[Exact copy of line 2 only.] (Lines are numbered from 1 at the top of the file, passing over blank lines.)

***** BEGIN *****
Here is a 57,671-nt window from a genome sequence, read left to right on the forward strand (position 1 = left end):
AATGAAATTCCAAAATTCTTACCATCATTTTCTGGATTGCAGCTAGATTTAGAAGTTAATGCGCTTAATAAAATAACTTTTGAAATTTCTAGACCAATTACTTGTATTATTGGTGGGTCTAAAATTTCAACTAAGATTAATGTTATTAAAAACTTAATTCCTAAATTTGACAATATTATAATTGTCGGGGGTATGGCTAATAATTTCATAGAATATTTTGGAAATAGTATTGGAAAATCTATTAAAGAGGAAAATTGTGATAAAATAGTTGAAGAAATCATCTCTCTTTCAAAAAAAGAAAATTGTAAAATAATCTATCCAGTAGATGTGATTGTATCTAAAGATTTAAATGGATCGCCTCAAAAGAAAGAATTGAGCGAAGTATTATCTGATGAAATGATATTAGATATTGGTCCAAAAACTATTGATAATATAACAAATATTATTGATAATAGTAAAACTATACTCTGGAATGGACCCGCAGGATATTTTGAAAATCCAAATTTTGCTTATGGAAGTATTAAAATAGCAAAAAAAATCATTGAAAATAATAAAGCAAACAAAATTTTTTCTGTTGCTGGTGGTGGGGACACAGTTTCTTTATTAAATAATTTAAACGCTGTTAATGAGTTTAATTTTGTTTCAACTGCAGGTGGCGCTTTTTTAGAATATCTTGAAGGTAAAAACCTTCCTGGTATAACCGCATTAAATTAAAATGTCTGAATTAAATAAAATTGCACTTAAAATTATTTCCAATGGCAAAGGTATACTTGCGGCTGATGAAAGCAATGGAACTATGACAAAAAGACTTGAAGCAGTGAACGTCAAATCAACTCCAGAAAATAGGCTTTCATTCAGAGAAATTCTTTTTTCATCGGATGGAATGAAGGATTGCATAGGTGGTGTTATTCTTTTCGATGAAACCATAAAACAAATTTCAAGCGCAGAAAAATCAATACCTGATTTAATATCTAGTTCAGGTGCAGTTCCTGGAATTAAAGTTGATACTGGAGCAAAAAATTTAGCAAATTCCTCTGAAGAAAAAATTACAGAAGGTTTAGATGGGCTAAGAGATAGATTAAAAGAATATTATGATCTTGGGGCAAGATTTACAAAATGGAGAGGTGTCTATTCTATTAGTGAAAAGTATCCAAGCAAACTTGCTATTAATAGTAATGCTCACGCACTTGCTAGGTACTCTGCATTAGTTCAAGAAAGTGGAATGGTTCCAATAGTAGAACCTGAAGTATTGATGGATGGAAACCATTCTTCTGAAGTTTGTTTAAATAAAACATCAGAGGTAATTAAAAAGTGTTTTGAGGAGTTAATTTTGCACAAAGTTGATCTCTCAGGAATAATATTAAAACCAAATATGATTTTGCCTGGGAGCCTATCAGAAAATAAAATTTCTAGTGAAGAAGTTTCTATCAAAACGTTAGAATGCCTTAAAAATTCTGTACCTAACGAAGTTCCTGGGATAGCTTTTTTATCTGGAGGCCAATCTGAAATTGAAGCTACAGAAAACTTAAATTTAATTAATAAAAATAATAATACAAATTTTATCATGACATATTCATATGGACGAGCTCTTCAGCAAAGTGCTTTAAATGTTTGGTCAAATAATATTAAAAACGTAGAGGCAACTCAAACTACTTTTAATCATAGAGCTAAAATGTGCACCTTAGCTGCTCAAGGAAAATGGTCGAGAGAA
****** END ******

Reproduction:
AATGAAATTCCAAAATTCTTACCATCATTTTCTGGATTGCAGCTAGATTTAGAAGTTAATGCGCTTAATAAAATAACTTTTGAAATTTCTAGACCAATTACTTGTATTATTGGTGGGTCTAAAATTTCAACTAAGATTAATGTTATTAAAAACTTAATTCCTAAATTTGACAATATTATAATTGTCGGGGGTATGGCTAATAATTTCATAGAATATTTTGGAAATAGTATTGGAAAATCTATTAAAGAGGAAAATTGTGATAAAATAGTTGAAGAAATCATCTCTCTTTCAAAAAAAGAAAATTGTAAAATAATCTATCCAGTAGATGTGATTGTATCTAAAGATTTAAATGGATCGCCTCAAAAGAAAGAATTGAGCGAAGTATTATCTGATGAAATGATATTAGATATTGGTCCAAAAACTATTGATAATATAACAAATATTATTGATAATAGTAAAACTATACTCTGGAATGGACCCGCAGGATATTTTGAAAATCCAAATTTTGCTTATGGAAGTATTAAAATAGCAAAAAAAATCATTGAAAATAATAAAGCAAACAAAATTTTTTCTGTTGCTGGTGGTGGGGACACAGTTTCTTTATTAAATAATTTAAACGCTGTTAATGAGTTTAATTTTGTTTCAACTGCAGGTGGCGCTTTTTTAGAATATCTTGAAGGTAAAAACCTTCCTGGTATAACCGCATTAAATTAAAATGTCTGAATTAAATAAAATTGCACTTAAAATTATTTCCAATGGCAAAGGTATACTTGCGGCTGATGAAAGCAATGGAACTATGACAAAAAGACTTGAAGCAGTGAACGTCAAATCAACTCCAGAAAATAGGCTTTCATTCAGAGAAATTCTTTTTTCATCGGATGGAATGAAGGATTGCATAGGTGGTGTTATTCTTTTCGATGAAACCATAAAACAAATTTCAAGCGCAGAAAAATCAATACCTGATTTAATATCTAGTTCAGGTGCAGTTCCTGGAATTAAAGTTGATACTGGAGCAAAAAATTTAGCAAATTCCTCTGAAGAAAAAATTACAGAAGGTTTAGATGGGCTAAGAGATAGATTAAAAGAATATTATGATCTTGGGGCAAGATTTACAAAATGGAGAGGTGTCTATTCTATTAGTGAAAAGTATCCAAGCAAACTTGCTATTAATAGTAATGCTCACGCACTTGCTAGGTACTCTGCATTAGTTCAAGAAAGTGGAATGGTTCCAATAGTAGAACCTGAAGTATTGATGGATGGAAACCATTCTTCTGAAGTTTGTTTAAATAAAACATCAGAGGTAATTAAAAAGTGTTTTGAGGAGTTAATTTTGCACAAAGTTGATCTCTCAGGAATAATATTAAAACCAAATATGATTTTGCCTGGGAGCCTATCAGAAAATAAAATTTCTAGTGAAGAAGTTTCTATCAAAACGTTAGAATGCCTTAAAAATTCTGTACCTAACGAAGTTCCTGGGATAGCTTTTTTATCTGGAGGCCAATCTGAAATTGAAGCTACAGAAAACTTAAATTTAATTAATAAAAATAATAATACAAATTTTATCATGACATATTCATATGGACGAGCTCTTCAGCAAAGTGCTTTAAATGTTTGGTCAAATAATATTAAAAACGTAGAGGCAACTCAAACTACTTTTAATCATAGAGCTAAAATGTGCACCTTAGCTGCTCAAGGAAAATGGTCGAGAGAA